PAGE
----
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- My grandmother, Ellen Young, has been comfortably retired for 22 years. She retired with a pension, but she also saved throughout her life to enjoy her golden years.
- My grandma's No. 1 rule for retirement saving: Factor your retirement into every single financial decision you make.
- She and my grandfather lived frugally throughout their lives and made sure their mortgage was paid off long before they retired.
- Use Blooom to analyze your 401(k) today and see how you can grow your retirement savings »
Born in 1988, I came of age during the Great Recession. I watched as the systems my parents and grandparents relied on — like job security and pension plans — morphed into mythology. I've always understood Social Security and Medicare as forms of political currency, not long-term solutions I can count on in old age. I'm a card-carrying member of the gig economy, more comfortable working for now, not for later. The very idea of "retirement" terrifies me.
But like all millennials, I'm aging. My back twinges after an afternoon spent working in the yard, fine lines are forming around my eyes, and the inevitable truth is upon me: Working until I die is not a viable option.
Like many people, one of the reasons retirement has felt so impossible for me is my lack of a roadmap. My grandparents had pensions, which is something I won't have. But as I look at their financially secure and abundant retirement years, I realize pensions can't possibly tell the whole story.
My grandpa was a warehouse worker and my grandma was a nurse. They must have done something to prepare for retirement to wind up as comfortable as they did, and maybe it's something I can emulate.
The first principle of my grandparents' retirement
My grandpa passed away in 2006 and my grandma, Ellen Young, is now 84. I recently sat down with her to ask, "How in the world have you managed to live off your retirement savings for over 22 years?"
Her answer was both scarier and more accessible than a simple pension plan. According to my grandma, the key is to factor your retirement into every single financial decision you make. This is daunting, but she assures me, "It all adds up."
For her and my grandpa, this kind of thinking began in their first year of marriage. As my grandma remembers it, my 30-year-old grandpa "would have retired right then if he could have."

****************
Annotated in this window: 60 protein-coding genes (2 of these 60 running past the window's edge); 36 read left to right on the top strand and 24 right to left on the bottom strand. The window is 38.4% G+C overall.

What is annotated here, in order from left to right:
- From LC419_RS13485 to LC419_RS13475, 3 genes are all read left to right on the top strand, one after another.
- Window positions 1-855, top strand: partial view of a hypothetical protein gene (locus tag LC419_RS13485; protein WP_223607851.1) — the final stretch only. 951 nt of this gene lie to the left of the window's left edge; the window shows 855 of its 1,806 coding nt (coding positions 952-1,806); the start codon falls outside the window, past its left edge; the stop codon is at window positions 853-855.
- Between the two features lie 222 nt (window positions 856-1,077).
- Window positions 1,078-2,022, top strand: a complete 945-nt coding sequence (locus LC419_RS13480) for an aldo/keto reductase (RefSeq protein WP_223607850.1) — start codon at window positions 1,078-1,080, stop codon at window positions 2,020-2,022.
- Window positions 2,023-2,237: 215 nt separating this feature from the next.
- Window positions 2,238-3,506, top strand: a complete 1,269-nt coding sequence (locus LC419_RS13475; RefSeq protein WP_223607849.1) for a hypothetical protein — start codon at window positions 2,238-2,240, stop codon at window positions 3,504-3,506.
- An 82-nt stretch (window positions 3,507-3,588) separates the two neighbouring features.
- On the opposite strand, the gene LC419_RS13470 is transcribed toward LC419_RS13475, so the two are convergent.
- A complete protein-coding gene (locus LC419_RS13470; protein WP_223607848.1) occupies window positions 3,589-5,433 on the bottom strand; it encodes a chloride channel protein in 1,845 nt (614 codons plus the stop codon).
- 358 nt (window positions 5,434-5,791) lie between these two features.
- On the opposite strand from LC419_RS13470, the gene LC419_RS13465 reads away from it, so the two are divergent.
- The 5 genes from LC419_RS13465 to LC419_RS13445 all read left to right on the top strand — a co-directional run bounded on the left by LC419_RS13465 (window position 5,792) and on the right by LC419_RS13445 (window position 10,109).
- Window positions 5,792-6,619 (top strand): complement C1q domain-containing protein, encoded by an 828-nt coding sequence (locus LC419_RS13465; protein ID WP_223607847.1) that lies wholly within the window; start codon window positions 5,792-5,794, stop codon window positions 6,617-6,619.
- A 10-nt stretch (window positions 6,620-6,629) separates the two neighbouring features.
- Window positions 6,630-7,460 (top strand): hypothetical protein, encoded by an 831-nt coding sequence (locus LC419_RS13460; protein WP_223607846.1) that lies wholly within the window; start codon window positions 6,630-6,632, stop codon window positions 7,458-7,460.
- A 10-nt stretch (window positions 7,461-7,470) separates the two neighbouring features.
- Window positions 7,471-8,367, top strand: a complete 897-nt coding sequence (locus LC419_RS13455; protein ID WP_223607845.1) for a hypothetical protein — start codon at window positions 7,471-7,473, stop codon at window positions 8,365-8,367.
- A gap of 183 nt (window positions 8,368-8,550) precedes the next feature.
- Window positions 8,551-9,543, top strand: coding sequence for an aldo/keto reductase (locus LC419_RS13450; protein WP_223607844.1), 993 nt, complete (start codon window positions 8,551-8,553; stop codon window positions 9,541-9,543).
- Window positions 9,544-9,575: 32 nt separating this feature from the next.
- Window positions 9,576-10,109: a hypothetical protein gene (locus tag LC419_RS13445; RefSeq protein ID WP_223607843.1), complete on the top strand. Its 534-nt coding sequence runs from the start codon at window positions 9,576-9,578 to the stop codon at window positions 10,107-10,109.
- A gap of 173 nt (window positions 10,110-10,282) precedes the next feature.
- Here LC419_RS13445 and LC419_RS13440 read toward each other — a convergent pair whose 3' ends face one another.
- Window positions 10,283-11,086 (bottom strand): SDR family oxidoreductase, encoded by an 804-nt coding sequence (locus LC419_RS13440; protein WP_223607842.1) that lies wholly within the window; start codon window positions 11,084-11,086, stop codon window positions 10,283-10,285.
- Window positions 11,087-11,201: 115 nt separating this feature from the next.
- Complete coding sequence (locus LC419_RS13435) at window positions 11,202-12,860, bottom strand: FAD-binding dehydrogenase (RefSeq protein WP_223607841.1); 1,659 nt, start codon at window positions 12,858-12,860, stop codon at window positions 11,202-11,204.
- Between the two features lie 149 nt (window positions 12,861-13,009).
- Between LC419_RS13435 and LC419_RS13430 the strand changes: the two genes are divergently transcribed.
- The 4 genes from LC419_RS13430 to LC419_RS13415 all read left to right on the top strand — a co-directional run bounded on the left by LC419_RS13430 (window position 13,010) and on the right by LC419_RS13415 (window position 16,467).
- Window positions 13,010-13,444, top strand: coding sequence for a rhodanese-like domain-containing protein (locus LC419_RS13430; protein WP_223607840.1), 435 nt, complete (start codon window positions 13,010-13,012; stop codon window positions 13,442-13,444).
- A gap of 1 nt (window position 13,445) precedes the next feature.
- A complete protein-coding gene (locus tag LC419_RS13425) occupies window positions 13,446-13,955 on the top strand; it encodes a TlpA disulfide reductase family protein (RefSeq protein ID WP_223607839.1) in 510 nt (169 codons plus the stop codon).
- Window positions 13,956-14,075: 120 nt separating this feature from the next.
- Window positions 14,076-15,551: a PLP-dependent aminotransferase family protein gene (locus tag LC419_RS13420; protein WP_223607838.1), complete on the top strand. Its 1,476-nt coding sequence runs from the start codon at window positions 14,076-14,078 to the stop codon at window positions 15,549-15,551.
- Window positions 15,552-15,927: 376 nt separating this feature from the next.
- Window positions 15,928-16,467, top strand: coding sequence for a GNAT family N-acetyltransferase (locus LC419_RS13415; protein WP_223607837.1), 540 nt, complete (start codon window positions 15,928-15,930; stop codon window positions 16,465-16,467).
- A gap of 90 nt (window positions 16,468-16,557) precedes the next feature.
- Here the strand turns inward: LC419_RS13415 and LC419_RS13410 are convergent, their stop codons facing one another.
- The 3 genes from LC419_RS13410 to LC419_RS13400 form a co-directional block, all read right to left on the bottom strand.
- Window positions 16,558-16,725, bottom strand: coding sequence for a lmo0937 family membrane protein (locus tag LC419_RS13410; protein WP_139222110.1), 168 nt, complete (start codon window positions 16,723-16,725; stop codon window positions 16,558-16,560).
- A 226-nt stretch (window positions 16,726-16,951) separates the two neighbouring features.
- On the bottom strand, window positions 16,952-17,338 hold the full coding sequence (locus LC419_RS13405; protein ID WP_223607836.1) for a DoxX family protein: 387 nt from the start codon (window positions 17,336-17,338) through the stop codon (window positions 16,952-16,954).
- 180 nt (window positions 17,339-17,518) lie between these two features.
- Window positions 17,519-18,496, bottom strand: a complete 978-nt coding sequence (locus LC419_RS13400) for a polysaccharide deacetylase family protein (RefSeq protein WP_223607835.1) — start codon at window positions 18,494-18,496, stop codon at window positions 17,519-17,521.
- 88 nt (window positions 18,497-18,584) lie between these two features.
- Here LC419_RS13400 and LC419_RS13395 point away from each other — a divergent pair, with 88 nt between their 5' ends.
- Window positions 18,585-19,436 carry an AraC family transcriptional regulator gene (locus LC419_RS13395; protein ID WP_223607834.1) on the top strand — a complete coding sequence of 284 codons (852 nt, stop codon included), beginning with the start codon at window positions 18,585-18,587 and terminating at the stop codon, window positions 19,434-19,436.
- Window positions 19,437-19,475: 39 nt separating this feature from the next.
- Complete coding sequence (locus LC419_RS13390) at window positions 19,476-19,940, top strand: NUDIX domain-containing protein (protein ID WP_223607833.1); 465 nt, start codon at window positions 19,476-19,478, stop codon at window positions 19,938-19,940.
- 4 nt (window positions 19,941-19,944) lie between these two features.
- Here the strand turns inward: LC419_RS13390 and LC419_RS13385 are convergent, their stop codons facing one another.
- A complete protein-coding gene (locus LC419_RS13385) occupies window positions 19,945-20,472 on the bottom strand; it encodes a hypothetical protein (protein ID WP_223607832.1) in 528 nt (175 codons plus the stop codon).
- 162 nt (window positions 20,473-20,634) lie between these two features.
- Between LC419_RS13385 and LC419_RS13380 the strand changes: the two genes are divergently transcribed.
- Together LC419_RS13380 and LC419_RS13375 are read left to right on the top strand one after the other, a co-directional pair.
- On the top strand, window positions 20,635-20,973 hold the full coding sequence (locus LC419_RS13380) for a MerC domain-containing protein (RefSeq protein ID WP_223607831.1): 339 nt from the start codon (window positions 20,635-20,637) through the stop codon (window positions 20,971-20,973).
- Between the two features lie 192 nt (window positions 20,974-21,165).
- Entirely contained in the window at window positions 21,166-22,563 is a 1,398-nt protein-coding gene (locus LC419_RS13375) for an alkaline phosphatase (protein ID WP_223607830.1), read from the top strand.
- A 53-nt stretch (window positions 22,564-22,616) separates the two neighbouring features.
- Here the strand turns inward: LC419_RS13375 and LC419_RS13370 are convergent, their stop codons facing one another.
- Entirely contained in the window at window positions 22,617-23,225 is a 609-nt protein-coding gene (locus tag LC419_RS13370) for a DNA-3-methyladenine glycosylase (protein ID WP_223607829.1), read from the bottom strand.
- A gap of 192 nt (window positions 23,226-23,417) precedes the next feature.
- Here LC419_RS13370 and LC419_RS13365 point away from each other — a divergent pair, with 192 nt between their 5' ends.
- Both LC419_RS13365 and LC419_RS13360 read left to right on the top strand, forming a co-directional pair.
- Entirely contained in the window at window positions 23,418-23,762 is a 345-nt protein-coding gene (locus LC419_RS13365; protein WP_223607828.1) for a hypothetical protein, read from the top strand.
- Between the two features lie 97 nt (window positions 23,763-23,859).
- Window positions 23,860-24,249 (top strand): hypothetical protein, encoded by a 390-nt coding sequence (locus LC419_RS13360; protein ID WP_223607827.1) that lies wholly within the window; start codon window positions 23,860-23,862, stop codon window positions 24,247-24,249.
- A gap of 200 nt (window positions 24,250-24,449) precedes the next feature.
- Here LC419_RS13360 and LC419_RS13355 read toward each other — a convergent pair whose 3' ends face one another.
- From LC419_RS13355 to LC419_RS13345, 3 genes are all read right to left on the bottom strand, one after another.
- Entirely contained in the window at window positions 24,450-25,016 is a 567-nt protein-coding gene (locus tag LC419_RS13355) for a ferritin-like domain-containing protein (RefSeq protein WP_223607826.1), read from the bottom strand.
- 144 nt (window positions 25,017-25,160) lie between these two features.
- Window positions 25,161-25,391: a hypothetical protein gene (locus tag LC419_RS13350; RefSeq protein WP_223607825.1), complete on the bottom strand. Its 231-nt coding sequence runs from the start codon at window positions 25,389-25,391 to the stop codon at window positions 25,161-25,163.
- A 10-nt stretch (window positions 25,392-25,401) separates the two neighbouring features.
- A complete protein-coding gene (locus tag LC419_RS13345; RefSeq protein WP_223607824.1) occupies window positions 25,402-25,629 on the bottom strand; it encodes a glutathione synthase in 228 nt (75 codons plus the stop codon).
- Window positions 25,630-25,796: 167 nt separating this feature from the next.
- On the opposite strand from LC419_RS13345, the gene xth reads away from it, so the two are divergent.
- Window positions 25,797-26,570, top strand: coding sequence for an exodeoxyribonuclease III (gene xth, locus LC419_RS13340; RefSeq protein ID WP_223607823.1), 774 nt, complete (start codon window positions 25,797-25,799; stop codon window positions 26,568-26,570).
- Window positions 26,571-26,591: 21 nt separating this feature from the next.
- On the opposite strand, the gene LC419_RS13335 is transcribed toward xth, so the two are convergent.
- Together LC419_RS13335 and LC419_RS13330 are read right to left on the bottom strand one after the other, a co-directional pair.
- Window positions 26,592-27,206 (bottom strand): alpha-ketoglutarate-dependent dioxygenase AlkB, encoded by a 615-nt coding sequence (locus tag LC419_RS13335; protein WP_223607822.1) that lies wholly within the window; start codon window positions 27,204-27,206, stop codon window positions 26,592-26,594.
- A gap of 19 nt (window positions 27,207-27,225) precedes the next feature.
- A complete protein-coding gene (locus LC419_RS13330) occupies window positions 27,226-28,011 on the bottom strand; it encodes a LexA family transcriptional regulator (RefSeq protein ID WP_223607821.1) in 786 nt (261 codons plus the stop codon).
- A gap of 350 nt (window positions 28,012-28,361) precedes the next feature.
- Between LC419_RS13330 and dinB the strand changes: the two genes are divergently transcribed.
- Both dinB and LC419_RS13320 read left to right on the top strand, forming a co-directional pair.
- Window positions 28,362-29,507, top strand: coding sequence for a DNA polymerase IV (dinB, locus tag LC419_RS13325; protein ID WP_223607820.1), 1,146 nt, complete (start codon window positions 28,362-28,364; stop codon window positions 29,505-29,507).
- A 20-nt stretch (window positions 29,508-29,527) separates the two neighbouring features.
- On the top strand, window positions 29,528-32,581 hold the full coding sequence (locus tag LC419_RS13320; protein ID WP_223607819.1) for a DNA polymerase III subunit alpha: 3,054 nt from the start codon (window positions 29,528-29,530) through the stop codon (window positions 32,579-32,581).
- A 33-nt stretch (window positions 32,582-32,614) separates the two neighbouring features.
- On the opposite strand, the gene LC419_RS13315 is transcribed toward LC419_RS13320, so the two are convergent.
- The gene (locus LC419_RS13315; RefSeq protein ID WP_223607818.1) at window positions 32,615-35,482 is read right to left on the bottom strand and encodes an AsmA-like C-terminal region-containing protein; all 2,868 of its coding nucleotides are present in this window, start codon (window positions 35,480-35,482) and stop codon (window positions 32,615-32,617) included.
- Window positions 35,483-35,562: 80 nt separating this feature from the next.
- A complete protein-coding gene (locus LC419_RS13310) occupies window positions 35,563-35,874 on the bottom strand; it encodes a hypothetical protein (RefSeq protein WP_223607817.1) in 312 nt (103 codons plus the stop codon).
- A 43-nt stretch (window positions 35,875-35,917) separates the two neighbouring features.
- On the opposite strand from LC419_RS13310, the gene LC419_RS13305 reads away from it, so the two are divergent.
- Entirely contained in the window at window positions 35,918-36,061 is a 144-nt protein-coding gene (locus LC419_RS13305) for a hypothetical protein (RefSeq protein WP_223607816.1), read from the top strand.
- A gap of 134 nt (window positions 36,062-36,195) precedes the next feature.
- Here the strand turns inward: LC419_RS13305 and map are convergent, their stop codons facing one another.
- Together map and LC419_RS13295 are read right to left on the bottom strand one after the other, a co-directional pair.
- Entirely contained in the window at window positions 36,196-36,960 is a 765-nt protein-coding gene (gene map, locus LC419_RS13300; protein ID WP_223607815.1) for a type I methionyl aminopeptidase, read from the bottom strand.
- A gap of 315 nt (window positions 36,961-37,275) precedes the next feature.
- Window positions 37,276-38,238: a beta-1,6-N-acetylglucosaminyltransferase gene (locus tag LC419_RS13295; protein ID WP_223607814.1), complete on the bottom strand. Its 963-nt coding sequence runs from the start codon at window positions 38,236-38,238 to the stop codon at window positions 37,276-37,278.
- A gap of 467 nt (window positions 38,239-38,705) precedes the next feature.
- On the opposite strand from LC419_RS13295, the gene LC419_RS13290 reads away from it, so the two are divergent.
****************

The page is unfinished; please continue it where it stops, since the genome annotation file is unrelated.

My grandma married my grandpa at the age of 24; she had already been working as an RN for three years. She didn't choose nursing for the retirement benefits, but my grandpa certainly chose his job as a factory worker based on the promise of being able to retire early.
This is an example of how important it is to factor your retirement into all your decisions. While few companies offer pensions these days, most salaried positions offer retirement packages. A far-off future may not seem nearly as significant as immediate job satisfaction, but while your career is a large portion of your life, if you're lucky, your retirement years will be as well.
Selecting a job with a clear-cut retirement plan isn't the only choice my grandparents made with retirement in mind, however. They factored their golden years into every choice they made, big or small. "I've always been frugal, only shopping sale items, and saving every spare cent." For my grandma, the single most effective savings come from avoiding interest-bearing loans all together.
They paid off their mortgage early
My grandparents bought their first home in 1962. And while they purchased an older home sitting on 40 acres for the jaw-dropping low price of $5,500, it cost them every penny they had. Always thrifty, my grandma refused to pay a penny more to drill a well or build her dream house until they had saved enough to qualify for a small mortgage with a low interest rate. It took three years, and even when they were ready to build a brand new house on their property, my grandma, with her eye always on retirement, kept her vision modest.